One of my indulgences when I get home is to take off my jewelry. When I go out, I feel the need to “put on my uniform” of my wedding ring and other jewelry my husband has given me, because when he sees me wearing them, it’s a form of courtesy to him and a “thank you”, but I honestly would rather go without. I never know where in the house I’ll be when the urge to remove them will occur, so I’ve placed small beautiful bowls in each room. Then, the next day, when I’m looking for something, all I have to do is survey each of the bowls to pick out what I need!
I also am very into how my home smells. Both my home and RV have Pier 1’s Ember. Our summer place (where we go each weekend) has their Citrus Cilantro.
When I travel, I splurge and bring along Crabtree & Evelyn’s Rosewater Bath & Shower Gel, so I can be surrounded by fragrance in the shower. I completely declutter all surfaces in the hotel room & use glassware or dishes to organize things. I’ll often buy a small bouquet of flowers for the room as well. I also bring my current Via flavor and favorite Lelo (wink wink).
My android phone holds other things I can’t travel without – pics of my two newlywed daughters, my link to my library’s electronic site, kindle, audiobooks, and, most important – my Merriam-Webster app. Grace – throughout all the accolades of your books, I have seldom seen the comment that your vocabulary is the most marvelous brain-teaser ever! For instance, how on earth did you become familiar with the word “uxorial”?
Music!! I bring music with me to bring some of home with me when I travel. This used to be harder than it is now – I used to bring tapes, and then CDs, but now it is all on my phone. Comforting music, rousing music, fun, sad, moving. Whatever the mood I can create a space evoking home wherever I am. I also travel with my journal. Music makes wherever I am into journaling space.
One thing I’ve done to make my home my own is to hang the watercolors I’ve painted on my walls and displayed the quilts I’ve made. When I go away from home I take my paints and brushes with me ..you never know when you see something great to paint.
I know I am late but welcome home. It’s the perfect time of the year to be here. Your mention of bearded iris makes me smile because I love them too and I associate them with my mother. I have a small home that I refer to as my nest. I have way too many photos on display according to all the design shows. When I leave home I always have photos with me too.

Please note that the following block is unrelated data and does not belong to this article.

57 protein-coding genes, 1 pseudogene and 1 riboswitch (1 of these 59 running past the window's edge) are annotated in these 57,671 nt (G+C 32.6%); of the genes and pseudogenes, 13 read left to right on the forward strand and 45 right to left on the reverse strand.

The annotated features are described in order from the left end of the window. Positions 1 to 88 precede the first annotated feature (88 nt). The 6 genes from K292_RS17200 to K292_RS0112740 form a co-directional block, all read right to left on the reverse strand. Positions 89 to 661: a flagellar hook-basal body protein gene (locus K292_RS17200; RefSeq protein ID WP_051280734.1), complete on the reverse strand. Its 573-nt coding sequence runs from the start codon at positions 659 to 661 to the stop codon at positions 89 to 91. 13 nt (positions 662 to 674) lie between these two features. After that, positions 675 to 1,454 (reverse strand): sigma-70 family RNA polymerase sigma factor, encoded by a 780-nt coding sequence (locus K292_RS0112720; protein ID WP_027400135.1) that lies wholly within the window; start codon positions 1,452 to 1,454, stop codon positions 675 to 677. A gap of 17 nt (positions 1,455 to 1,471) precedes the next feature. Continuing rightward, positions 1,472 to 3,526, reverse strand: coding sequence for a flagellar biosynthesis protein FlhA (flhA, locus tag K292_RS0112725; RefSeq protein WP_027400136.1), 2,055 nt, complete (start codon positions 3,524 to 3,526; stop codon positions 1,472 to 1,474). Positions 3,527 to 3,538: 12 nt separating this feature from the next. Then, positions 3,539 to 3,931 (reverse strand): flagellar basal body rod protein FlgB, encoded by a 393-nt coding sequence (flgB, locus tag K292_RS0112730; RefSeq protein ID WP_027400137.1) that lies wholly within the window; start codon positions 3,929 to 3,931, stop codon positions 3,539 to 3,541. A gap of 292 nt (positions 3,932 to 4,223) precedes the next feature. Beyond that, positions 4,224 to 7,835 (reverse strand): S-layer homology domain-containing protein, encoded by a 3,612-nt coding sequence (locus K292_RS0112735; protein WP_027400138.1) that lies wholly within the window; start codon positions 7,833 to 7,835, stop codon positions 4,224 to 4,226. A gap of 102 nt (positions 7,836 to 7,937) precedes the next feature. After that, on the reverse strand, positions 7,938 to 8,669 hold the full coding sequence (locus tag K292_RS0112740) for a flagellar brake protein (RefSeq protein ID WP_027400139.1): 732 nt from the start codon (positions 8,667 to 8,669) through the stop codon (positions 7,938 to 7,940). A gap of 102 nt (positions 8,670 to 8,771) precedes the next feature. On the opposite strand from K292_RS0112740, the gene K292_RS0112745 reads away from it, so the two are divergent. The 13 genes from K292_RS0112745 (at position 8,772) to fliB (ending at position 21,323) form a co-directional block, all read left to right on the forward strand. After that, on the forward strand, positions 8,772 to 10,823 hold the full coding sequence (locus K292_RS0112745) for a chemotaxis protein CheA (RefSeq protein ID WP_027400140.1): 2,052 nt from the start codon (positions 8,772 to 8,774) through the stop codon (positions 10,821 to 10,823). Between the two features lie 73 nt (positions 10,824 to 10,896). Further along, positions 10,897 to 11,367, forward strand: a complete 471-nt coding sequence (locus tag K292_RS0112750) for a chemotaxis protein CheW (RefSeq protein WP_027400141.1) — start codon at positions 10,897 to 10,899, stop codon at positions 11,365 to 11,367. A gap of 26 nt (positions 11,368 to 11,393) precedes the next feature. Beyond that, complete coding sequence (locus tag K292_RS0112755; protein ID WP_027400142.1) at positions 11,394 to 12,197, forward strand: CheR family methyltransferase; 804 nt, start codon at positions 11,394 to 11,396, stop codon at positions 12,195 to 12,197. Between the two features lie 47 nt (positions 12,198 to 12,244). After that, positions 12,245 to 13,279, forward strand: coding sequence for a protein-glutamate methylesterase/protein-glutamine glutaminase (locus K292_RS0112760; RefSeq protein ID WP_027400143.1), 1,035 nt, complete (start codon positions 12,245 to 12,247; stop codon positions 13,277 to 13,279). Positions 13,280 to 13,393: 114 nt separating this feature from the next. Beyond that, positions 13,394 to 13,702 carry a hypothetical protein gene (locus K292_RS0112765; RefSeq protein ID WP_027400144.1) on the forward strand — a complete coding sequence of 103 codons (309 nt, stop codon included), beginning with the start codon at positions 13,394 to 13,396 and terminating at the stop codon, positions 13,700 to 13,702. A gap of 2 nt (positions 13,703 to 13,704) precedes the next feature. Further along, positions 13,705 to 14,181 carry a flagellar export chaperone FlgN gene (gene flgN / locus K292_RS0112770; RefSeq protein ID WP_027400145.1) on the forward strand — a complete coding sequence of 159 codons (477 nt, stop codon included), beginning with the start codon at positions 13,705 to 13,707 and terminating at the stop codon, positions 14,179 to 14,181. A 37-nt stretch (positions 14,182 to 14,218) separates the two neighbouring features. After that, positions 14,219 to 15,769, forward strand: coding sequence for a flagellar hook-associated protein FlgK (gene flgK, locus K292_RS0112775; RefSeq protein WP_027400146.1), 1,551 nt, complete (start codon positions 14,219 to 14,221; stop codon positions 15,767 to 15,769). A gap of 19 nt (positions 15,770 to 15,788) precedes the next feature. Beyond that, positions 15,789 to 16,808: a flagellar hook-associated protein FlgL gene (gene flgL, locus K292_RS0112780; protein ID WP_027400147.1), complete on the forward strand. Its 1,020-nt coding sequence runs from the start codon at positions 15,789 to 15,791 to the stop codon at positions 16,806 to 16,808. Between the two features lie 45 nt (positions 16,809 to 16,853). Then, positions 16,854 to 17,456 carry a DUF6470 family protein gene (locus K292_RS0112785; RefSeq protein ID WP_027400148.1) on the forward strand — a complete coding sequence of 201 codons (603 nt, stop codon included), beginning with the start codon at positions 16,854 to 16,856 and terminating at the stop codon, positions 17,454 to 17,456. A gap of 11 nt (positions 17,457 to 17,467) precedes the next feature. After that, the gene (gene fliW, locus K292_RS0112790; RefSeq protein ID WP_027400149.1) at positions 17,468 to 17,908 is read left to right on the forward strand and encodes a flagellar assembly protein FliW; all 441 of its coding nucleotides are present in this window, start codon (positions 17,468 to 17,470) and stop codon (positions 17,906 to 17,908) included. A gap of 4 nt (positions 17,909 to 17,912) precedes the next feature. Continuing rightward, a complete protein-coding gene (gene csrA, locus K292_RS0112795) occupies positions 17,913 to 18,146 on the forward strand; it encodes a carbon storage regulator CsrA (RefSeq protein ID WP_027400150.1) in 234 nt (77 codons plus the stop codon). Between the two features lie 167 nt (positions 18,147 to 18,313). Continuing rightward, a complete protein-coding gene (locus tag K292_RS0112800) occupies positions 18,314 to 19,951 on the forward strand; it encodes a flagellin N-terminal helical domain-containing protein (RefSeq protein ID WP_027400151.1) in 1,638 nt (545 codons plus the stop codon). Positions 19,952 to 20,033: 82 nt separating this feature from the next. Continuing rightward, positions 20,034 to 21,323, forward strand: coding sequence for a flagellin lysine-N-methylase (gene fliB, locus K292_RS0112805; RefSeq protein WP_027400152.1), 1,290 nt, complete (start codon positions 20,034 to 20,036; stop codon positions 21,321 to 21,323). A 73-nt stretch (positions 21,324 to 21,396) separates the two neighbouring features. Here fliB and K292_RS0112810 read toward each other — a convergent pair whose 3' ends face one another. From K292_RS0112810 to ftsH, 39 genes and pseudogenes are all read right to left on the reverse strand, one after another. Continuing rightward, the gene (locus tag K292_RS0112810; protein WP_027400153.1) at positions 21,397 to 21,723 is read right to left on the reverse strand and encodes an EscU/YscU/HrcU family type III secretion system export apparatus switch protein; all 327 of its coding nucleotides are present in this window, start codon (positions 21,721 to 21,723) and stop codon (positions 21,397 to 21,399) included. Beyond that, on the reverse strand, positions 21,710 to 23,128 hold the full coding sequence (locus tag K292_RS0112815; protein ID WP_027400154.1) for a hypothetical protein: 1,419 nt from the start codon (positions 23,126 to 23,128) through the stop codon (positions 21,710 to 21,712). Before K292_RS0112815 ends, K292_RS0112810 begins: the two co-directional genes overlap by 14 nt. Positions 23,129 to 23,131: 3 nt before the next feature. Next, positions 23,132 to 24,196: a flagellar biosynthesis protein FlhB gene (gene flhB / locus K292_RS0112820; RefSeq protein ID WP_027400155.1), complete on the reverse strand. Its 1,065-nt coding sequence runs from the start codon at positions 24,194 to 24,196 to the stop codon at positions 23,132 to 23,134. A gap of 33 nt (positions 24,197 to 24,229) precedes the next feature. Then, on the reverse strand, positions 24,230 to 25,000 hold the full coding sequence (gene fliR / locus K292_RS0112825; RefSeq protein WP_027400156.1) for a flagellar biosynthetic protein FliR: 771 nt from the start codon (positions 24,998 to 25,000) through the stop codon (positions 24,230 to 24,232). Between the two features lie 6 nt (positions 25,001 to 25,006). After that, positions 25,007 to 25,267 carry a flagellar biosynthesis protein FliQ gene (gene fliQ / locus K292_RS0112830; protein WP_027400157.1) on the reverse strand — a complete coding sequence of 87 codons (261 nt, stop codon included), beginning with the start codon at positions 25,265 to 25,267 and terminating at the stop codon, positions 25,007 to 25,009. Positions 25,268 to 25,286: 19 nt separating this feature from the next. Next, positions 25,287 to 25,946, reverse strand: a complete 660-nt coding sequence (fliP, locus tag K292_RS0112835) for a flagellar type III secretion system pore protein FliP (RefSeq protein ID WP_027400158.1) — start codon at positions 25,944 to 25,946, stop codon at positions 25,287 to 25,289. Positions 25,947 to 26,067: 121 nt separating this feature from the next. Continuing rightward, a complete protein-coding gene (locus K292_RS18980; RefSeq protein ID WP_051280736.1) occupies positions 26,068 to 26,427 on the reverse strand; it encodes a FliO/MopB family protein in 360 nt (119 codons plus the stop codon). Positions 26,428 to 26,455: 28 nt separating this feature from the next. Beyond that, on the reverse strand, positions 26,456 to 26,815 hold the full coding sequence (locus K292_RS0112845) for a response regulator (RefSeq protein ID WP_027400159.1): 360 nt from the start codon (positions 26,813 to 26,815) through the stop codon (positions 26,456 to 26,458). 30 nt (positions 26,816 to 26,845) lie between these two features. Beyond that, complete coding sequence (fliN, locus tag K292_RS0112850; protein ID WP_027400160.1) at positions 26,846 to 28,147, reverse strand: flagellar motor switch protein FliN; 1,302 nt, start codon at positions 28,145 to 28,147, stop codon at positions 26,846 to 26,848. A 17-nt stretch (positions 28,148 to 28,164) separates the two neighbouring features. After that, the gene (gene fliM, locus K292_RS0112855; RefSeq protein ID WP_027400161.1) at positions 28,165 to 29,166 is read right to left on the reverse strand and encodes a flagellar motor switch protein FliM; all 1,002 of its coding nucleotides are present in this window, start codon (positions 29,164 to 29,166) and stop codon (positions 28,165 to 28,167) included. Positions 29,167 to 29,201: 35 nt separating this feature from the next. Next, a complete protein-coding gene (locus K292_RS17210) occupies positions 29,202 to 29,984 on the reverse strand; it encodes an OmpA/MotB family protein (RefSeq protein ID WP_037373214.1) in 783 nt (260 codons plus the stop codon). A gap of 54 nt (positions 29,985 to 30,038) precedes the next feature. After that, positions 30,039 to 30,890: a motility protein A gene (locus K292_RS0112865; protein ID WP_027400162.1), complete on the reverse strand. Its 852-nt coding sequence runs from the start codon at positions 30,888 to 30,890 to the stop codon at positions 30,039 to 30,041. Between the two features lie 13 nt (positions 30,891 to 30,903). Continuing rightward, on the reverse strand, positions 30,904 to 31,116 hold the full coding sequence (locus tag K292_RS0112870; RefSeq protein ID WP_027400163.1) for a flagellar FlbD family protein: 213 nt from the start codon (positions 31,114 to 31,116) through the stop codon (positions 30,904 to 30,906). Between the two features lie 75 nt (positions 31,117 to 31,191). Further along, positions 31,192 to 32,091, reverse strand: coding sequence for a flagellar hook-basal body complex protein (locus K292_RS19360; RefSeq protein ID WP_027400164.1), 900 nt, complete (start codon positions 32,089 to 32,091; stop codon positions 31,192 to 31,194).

I have pictures and little knick knacks my son has made all over. I have my favorite blanket on the couch and I have a stack of paperbacks on my night stand that I keep promising my husband I will get around to reading soon. we actually just built our house about 5 years ago so it took us awhile to get it just the way we wanted
Unfortunately for me it’s a feeling, a sense of comfort, not an object. Makes it difficult to bring home with you. Although, my husband adds to it a little.
Wow, we have much in common, I was born and raised in Santa Fe,lived in. Maryland for 10 years, and now I live in Colorado. At least we have been in the same areas recently. I was just in Santa. Fe and read one of your books on the trip.
That was beautiful descriptive writing of your travels and home and you have motivated me to take a good look at myself, my style and the impact on my home.
I always travel with my pillow. Otherwise I can’t sleep.
After living in our home now for over thirty-six years, it wasn’t until we were forced into tearing out our bedroom floor due to dry rot in the joists underneath that I made a stand about having the bedroom the way *I* wanted it. I was tired of a dingy, dreary blue paint job that had seen better days twenty-seven years ago.
With a new, lighter hardwood floor in place, I chose a color named “Sunrise” which just makes me smile every morning when I open my eyes. I added new bedding and window treatments, and we are slowly adding things back in, taking our time to figure out just *what* we want in there to keep it peaceful and serene without clutter which had begun to smother us. For the first time in almost forty years of marriage, I feel like *I* am coming out more in our home rather than just a hodgepodge of whatever hubby and kids want to throw up on the walls. 🙂
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I’ve found a home in books.
Raised in an abusive family– and for the past 36 years having participated in an abusive marriage, the first book I read of yours– The Laird– [Whoa!] rocked my world and deeply encouraged my heart.
While I learn to do things differently, books are part of my emotional safety plan. I just reserved a dozen of yours at the local library.
Bless you for plying your trade in the world I live in. They make me feel right at home.
~ Pam from Michigan